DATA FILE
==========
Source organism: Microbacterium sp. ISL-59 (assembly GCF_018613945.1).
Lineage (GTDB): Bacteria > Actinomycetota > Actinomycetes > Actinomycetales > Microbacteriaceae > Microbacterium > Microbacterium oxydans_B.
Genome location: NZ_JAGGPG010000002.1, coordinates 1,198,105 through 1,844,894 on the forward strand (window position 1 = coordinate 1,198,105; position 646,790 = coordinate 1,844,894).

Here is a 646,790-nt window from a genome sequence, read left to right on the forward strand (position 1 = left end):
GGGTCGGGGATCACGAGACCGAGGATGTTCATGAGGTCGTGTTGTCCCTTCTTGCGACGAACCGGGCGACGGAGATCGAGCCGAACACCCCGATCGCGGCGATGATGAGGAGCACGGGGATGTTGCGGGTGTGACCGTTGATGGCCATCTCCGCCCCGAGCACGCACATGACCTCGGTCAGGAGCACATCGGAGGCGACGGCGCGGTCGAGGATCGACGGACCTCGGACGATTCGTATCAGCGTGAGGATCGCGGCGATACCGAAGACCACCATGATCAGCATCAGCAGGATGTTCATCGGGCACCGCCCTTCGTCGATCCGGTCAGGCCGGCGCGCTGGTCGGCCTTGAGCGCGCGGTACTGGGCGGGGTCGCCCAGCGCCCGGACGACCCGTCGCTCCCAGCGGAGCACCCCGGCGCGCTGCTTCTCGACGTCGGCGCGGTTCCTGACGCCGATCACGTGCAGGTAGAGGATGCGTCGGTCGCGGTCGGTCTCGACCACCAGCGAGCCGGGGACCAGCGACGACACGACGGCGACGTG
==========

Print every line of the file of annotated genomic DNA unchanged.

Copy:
Source organism: Microbacterium sp. ISL-59 (assembly GCF_018613945.1).
Lineage (GTDB): Bacteria > Actinomycetota > Actinomycetes > Actinomycetales > Microbacteriaceae > Microbacterium > Microbacterium oxydans_B.
Genome location: NZ_JAGGPG010000002.1, coordinates 1,198,105 through 1,844,894 on the forward strand (window position 1 = coordinate 1,198,105; position 646,790 = coordinate 1,844,894).

Here is a 646,790-nt window from a genome sequence, read left to right on the forward strand (position 1 = left end):
GGGTCGGGGATCACGAGACCGAGGATGTTCATGAGGTCGTGTTGTCCCTTCTTGCGACGAACCGGGCGACGGAGATCGAGCCGAACACCCCGATCGCGGCGATGATGAGGAGCACGGGGATGTTGCGGGTGTGACCGTTGATGGCCATCTCCGCCCCGAGCACGCACATGACCTCGGTCAGGAGCACATCGGAGGCGACGGCGCGGTCGAGGATCGACGGACCTCGGACGATTCGTATCAGCGTGAGGATCGCGGCGATACCGAAGACCACCATGATCAGCATCAGCAGGATGTTCATCGGGCACCGCCCTTCGTCGATCCGGTCAGGCCGGCGCGCTGGTCGGCCTTGAGCGCGCGGTACTGGGCGGGGTCGCCCAGCGCCCGGACGACCCGTCGCTCCCAGCGGAGCACCCCGGCGCGCTGCTTCTCGACGTCGGCGCGGTTCCTGACGCCGATCACGTGCAGGTAGAGGATGCGTCGGTCGCGGTCGGTCTCGACCACCAGCGAGCCGGGGACCAGCGACGACACGACGGCGACGTG